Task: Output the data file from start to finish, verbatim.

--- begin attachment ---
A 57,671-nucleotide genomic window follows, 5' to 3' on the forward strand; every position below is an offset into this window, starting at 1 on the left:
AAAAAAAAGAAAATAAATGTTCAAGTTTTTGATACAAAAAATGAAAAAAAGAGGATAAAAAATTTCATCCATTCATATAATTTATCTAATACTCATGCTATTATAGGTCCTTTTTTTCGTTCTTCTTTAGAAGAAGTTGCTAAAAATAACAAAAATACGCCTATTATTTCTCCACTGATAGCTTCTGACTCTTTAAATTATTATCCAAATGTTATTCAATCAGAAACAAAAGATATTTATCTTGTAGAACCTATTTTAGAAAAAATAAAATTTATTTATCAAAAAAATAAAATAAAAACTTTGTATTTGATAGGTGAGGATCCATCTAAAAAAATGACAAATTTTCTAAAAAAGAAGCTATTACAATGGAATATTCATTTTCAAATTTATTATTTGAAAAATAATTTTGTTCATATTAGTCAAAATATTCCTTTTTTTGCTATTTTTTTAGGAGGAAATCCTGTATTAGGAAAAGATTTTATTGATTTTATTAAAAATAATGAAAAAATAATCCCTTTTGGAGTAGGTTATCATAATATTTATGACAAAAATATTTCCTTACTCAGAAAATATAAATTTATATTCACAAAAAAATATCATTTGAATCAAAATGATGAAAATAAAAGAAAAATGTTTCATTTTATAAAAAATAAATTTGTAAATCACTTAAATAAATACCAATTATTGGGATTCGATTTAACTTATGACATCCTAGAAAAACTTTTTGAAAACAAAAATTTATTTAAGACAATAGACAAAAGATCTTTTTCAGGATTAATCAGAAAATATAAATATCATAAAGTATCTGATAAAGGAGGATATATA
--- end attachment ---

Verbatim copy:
A 57,671-nucleotide genomic window follows, 5' to 3' on the forward strand; every position below is an offset into this window, starting at 1 on the left:
AAAAAAAAGAAAATAAATGTTCAAGTTTTTGATACAAAAAATGAAAAAAAGAGGATAAAAAATTTCATCCATTCATATAATTTATCTAATACTCATGCTATTATAGGTCCTTTTTTTCGTTCTTCTTTAGAAGAAGTTGCTAAAAATAACAAAAATACGCCTATTATTTCTCCACTGATAGCTTCTGACTCTTTAAATTATTATCCAAATGTTATTCAATCAGAAACAAAAGATATTTATCTTGTAGAACCTATTTTAGAAAAAATAAAATTTATTTATCAAAAAAATAAAATAAAAACTTTGTATTTGATAGGTGAGGATCCATCTAAAAAAATGACAAATTTTCTAAAAAAGAAGCTATTACAATGGAATATTCATTTTCAAATTTATTATTTGAAAAATAATTTTGTTCATATTAGTCAAAATATTCCTTTTTTTGCTATTTTTTTAGGAGGAAATCCTGTATTAGGAAAAGATTTTATTGATTTTATTAAAAATAATGAAAAAATAATCCCTTTTGGAGTAGGTTATCATAATATTTATGACAAAAATATTTCCTTACTCAGAAAATATAAATTTATATTCACAAAAAAATATCATTTGAATCAAAATGATGAAAATAAAAGAAAAATGTTTCATTTTATAAAAAATAAATTTGTAAATCACTTAAATAAATACCAATTATTGGGATTCGATTTAACTTATGACATCCTAGAAAAACTTTTTGAAAACAAAAATTTATTTAAGACAATAGACAAAAGATCTTTTTCAGGATTAATCAGAAAATATAAATATCATAAAGTATCTGATAAAGGAGGATATATA